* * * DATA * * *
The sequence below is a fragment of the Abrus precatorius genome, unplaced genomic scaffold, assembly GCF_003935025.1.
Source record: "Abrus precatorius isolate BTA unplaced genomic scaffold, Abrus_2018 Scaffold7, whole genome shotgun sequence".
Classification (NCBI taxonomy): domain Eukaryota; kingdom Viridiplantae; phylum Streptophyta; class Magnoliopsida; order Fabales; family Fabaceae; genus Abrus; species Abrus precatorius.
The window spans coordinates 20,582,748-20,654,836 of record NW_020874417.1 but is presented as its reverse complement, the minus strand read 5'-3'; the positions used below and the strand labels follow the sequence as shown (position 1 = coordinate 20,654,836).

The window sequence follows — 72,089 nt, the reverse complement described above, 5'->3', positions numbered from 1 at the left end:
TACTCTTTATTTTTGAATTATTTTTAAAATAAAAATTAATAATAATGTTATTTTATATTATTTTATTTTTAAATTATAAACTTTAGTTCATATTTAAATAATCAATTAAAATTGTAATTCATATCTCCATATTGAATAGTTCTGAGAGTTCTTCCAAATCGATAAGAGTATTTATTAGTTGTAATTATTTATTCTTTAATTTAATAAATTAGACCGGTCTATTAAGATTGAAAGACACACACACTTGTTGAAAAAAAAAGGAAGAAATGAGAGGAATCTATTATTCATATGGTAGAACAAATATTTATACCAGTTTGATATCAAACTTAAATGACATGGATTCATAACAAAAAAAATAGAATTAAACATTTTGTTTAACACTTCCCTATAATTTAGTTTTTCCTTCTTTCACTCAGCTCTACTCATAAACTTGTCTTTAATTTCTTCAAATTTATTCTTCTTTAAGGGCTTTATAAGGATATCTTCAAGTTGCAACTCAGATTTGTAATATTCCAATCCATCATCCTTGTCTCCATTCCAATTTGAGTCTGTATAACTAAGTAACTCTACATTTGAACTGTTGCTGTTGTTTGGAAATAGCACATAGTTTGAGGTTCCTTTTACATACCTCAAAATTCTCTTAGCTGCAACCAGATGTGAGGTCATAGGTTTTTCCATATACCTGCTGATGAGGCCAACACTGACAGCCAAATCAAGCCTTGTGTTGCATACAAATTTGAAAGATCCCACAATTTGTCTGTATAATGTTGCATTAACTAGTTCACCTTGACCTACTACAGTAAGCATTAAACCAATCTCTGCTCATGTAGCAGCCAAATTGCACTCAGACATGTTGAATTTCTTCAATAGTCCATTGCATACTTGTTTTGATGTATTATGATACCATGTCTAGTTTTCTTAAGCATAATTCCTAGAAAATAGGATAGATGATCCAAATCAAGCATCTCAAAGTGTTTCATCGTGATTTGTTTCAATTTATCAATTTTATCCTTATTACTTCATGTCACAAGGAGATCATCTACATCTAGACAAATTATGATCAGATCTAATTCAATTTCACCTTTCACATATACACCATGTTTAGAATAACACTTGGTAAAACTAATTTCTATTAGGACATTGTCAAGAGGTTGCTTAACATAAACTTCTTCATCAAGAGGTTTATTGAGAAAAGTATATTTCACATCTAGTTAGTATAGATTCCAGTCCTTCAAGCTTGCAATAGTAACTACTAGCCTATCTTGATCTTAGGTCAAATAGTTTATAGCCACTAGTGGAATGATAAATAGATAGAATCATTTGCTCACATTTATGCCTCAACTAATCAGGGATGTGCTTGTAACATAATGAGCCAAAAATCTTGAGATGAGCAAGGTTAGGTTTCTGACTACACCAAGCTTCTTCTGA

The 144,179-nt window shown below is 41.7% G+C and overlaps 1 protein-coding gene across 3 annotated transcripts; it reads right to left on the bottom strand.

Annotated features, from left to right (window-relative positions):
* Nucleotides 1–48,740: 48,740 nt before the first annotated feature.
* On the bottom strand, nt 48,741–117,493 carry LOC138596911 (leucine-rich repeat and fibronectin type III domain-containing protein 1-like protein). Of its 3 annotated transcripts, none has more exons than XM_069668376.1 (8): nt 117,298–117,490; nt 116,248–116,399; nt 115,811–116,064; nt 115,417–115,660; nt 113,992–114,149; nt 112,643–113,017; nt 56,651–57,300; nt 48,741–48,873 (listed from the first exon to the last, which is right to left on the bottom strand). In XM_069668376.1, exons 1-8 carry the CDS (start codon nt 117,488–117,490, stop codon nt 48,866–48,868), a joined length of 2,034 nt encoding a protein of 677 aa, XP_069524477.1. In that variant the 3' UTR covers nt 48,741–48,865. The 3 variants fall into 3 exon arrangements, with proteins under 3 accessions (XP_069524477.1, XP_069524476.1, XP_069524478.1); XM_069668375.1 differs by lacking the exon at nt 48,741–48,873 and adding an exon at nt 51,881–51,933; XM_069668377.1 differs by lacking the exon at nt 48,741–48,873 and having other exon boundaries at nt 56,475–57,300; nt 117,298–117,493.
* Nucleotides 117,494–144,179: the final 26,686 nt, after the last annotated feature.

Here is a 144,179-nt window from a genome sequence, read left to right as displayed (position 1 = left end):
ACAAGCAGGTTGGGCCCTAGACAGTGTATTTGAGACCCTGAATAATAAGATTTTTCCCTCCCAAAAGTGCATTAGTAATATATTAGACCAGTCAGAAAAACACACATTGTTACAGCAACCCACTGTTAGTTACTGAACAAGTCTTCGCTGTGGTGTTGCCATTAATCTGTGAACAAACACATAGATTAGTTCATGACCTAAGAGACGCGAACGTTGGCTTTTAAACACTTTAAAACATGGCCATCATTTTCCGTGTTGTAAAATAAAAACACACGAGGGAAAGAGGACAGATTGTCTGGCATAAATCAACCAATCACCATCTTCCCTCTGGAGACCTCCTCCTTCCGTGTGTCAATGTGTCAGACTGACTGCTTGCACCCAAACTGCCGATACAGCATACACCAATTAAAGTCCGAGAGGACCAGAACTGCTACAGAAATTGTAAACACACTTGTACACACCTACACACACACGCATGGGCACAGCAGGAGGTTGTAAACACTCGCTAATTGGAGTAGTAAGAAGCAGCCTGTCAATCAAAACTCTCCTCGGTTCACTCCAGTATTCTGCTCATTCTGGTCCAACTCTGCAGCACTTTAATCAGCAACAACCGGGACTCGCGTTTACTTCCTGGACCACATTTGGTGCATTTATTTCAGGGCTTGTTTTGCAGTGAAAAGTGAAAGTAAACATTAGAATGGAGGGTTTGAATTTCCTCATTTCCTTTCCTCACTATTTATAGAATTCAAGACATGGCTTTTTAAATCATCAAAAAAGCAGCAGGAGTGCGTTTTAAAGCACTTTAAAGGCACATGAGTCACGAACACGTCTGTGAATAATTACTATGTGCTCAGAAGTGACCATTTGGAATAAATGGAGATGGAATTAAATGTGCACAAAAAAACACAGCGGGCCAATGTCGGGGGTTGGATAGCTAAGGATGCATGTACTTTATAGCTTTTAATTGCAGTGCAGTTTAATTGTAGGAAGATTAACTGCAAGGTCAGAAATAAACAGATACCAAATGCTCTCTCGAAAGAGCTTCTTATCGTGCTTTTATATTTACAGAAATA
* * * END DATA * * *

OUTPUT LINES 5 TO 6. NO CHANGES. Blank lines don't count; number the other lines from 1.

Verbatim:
The window sequence follows — 72,089 nt, the reverse complement described above, 5'->3', positions numbered from 1 at the left end:
TACTCTTTATTTTTGAATTATTTTTAAAATAAAAATTAATAATAATGTTATTTTATATTATTTTATTTTTAAATTATAAACTTTAGTTCATATTTAAATAATCAATTAAAATTGTAATTCATATCTCCATATTGAATAGTTCTGAGAGTTCTTCCAAATCGATAAGAGTATTTATTAGTTGTAATTATTTATTCTTTAATTTAATAAATTAGACCGGTCTATTAAGATTGAAAGACACACACACTTGTTGAAAAAAAAAGGAAGAAATGAGAGGAATCTATTATTCATATGGTAGAACAAATATTTATACCAGTTTGATATCAAACTTAAATGACATGGATTCATAACAAAAAAAATAGAATTAAACATTTTGTTTAACACTTCCCTATAATTTAGTTTTTCCTTCTTTCACTCAGCTCTACTCATAAACTTGTCTTTAATTTCTTCAAATTTATTCTTCTTTAAGGGCTTTATAAGGATATCTTCAAGTTGCAACTCAGATTTGTAATATTCCAATCCATCATCCTTGTCTCCATTCCAATTTGAGTCTGTATAACTAAGTAACTCTACATTTGAACTGTTGCTGTTGTTTGGAAATAGCACATAGTTTGAGGTTCCTTTTACATACCTCAAAATTCTCTTAGCTGCAACCAGATGTGAGGTCATAGGTTTTTCCATATACCTGCTGATGAGGCCAACACTGACAGCCAAATCAAGCCTTGTGTTGCATACAAATTTGAAAGATCCCACAATTTGTCTGTATAATGTTGCATTAACTAGTTCACCTTGACCTACTACAGTAAGCATTAAACCAATCTCTGCTCATGTAGCAGCCAAATTGCACTCAGACATGTTGAATTTCTTCAATAGTCCATTGCATACTTGTTTTGATGTATTATGATACCATGTCTAGTTTTCTTAAGCATAATTCCTAGAAAATAGGATAGATGATCCAAATCAAGCATCTCAAAGTGTTTCATCGTGATTTGTTTCAATTTATCAATTTTATCCTTATTACTTCATGTCACAAGGAGATCATCTACATCTAGACAAATTATGATCAGATCTAATTCAATTTCACCTTTCACATATACACCATGTTTAGAATAACACTTGGTAAAACTAATTTCTATTAGGACATTGTCAAGAGGTTGCTTAACATAAACTTCTTCATCAAGAGGTTTATTGAGAAAAGTATATTTCACATCTAGTTAGTATAGATTCCAGTCCTTCAAGCTTGCAATAGTAACTACTAGCCTATCTTGATCTTAGGTCAAATAGTTTATAGCCACTAGTGGAATGATAAATAGATAGAATCATTTGCTCACATTTATGCCTCAACTAATCAGGGATGTGCTTGTAACATAATGAGCCAAAAATCTTGAGATGAGCAAGGTTAGGTTTCTGACTACACCAAGCTTCTTCTGA